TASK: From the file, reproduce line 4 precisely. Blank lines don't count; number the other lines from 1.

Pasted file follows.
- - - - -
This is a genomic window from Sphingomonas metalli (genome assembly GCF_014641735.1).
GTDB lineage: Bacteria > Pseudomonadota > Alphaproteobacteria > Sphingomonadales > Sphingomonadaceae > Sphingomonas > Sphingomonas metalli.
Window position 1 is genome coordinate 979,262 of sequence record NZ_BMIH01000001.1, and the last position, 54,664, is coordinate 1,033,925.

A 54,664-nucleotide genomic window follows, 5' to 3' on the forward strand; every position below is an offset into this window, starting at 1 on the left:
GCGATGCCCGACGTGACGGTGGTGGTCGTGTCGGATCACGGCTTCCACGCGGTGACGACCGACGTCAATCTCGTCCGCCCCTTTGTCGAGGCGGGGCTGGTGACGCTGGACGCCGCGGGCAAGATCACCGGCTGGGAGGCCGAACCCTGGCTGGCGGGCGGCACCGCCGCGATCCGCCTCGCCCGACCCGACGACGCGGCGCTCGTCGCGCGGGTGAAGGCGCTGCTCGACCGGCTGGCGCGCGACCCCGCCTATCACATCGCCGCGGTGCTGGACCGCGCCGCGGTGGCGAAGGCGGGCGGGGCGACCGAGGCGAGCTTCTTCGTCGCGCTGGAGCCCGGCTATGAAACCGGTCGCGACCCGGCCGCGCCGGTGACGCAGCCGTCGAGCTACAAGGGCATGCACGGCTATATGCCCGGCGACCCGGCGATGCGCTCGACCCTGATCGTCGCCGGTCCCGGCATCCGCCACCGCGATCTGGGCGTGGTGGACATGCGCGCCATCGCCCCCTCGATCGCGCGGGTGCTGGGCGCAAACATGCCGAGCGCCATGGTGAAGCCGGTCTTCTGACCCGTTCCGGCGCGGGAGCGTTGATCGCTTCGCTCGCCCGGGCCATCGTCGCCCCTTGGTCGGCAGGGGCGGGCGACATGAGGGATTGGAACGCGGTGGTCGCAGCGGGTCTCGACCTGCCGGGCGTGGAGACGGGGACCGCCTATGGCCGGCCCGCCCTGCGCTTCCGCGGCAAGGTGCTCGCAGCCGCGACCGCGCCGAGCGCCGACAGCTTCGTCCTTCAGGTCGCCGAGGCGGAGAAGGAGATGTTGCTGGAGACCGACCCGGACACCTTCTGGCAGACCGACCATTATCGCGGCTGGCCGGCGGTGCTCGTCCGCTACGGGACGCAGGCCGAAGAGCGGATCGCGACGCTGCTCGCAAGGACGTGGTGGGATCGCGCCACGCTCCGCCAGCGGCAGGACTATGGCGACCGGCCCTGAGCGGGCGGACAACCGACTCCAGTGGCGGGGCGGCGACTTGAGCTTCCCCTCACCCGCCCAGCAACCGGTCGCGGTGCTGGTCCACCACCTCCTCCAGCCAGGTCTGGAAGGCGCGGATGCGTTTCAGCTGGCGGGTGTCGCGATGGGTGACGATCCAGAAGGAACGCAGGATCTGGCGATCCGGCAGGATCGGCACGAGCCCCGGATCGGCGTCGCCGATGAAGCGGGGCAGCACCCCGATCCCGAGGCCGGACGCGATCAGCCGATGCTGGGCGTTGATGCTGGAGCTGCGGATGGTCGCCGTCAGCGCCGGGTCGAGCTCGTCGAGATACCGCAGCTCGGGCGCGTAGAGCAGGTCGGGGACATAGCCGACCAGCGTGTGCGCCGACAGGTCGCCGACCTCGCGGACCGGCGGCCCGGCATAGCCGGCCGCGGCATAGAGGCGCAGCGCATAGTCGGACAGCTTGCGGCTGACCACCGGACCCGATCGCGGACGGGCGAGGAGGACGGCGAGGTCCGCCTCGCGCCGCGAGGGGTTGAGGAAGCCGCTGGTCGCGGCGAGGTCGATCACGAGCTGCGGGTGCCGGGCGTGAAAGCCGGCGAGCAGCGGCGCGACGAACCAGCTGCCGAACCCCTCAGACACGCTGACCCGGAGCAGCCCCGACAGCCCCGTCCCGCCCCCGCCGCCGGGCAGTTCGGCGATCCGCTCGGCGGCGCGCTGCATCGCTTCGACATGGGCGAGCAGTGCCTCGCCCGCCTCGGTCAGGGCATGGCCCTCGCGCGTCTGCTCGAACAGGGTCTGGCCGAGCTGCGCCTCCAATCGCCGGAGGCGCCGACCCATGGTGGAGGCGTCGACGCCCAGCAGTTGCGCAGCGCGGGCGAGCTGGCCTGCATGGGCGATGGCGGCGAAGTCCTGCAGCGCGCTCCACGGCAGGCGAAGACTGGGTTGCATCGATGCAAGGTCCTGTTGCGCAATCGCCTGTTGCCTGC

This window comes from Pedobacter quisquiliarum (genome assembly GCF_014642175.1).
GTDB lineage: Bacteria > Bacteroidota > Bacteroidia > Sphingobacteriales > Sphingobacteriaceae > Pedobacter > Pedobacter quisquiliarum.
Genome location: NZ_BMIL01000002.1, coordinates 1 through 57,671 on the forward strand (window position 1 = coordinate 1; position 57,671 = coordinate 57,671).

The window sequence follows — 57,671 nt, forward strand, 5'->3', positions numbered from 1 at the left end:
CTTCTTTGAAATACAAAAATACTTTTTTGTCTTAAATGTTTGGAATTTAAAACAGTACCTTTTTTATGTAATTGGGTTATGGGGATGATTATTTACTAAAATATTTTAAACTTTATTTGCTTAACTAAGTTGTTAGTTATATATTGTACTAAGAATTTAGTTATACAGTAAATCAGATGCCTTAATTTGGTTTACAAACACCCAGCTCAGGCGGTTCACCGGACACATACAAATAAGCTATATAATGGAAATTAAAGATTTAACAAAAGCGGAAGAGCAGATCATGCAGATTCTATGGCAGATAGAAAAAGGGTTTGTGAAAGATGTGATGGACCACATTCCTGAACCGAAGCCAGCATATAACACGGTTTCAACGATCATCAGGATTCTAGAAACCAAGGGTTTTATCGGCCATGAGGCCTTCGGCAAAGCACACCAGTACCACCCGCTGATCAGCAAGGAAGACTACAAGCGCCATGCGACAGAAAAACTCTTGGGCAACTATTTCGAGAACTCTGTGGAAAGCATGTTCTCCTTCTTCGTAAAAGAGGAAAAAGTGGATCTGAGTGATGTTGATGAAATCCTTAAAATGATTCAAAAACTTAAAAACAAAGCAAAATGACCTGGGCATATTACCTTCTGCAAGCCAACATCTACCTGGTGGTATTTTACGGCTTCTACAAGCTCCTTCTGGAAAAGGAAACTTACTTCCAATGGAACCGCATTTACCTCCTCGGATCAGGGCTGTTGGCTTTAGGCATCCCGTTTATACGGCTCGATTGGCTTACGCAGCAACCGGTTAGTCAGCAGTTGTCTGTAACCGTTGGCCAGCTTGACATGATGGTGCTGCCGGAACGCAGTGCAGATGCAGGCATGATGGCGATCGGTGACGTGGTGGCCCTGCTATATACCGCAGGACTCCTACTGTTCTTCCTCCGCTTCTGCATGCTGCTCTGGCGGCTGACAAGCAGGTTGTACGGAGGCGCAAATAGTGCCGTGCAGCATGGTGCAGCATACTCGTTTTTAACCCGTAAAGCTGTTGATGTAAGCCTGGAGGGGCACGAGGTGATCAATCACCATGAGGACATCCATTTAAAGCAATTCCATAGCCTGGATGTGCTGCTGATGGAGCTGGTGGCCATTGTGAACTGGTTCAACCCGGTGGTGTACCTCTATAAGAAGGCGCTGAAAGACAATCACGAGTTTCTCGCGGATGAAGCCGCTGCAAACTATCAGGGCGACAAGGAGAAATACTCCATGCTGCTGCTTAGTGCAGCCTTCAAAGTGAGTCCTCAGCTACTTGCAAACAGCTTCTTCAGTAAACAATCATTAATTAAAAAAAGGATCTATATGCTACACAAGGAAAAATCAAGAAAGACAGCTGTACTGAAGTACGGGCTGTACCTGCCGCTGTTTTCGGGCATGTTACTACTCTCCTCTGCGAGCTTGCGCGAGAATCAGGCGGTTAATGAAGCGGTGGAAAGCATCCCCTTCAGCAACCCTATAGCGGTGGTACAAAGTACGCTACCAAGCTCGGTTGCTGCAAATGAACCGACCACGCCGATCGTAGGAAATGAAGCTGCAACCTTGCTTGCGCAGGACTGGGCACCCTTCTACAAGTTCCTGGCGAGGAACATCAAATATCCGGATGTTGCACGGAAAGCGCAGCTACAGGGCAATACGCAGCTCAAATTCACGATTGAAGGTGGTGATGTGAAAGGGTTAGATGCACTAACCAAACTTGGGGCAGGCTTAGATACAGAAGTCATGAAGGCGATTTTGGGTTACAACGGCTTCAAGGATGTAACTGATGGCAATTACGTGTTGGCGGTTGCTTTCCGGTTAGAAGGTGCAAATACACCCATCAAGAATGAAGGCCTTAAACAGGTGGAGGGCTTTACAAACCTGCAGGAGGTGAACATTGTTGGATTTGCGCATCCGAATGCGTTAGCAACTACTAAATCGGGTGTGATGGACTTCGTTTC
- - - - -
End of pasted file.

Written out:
A 54,664-nucleotide genomic window follows, 5' to 3' on the forward strand; every position below is an offset into this window, starting at 1 on the left: